The Procedural Justice-Informed Alternatives to Contempt (PJAC) project integrates procedural justice (the idea of fairness in processes) into enforcement at six child support agencies. This brief describes PJAC’s approach to forgiving parents’ child support debt as an incentive for positive behavior—for example, making consistent payments.
A Partnership Between Child Support Agencies and Local Service Providers
The Families Forward Demonstration examined strategies to help parents with low and middle incomes make reliable child support payments by increasing employment and earnings. The model, which emphasized free occupational training activities, shows promise for helping parents qualify for jobs in their chosen fields and for improving child support compliance.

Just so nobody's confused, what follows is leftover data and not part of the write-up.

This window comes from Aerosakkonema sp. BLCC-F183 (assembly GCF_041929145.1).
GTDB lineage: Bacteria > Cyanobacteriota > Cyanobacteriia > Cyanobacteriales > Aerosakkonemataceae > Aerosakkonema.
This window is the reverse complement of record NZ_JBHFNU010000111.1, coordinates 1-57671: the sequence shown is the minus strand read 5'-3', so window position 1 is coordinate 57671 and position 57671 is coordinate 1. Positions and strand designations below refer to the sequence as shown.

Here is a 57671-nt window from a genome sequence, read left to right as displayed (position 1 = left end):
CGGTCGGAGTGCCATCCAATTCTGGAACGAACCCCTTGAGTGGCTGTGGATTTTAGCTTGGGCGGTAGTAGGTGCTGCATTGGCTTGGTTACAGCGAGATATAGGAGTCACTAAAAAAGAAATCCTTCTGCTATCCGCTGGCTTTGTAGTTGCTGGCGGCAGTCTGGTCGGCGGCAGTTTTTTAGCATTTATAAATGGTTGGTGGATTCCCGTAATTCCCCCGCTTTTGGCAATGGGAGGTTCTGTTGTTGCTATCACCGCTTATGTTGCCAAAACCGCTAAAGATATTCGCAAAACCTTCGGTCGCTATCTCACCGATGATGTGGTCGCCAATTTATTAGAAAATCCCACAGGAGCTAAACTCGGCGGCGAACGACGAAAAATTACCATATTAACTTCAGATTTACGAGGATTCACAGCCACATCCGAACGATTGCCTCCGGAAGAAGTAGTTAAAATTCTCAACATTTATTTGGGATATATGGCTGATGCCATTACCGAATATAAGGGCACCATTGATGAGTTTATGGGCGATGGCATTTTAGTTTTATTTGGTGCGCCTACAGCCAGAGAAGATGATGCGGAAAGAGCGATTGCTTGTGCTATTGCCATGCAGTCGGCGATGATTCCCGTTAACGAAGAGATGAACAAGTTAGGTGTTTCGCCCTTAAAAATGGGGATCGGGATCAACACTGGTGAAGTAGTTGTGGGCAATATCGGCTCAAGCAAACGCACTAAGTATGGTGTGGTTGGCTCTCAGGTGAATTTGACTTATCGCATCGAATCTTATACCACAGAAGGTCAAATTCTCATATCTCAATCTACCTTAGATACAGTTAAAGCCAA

New approaches to child support enforcement aim to be less punitive and to serve the whole family, not just child support recipients. Lessons from Washington State’s Alternative Solutions Program show how this shift in perspective has made a difference during the pandemic.
The Procedural Justice-Informed Alternatives to Contempt (PJAC) project integrates procedural justice (the idea of fairness in processes) into enforcement at six child support agencies. This brief explains which parents these agencies refer to civil contempt for not paying child support, and describes the business-as-usual contempt proceedings.
In this commentary originally published in Route Fifty, experts from MDRC’s Center for Applied Behavioral Science and BIT North America describe how government agencies can use behavioral science to adapt policies, programs, and services during the continuing pandemic crisis.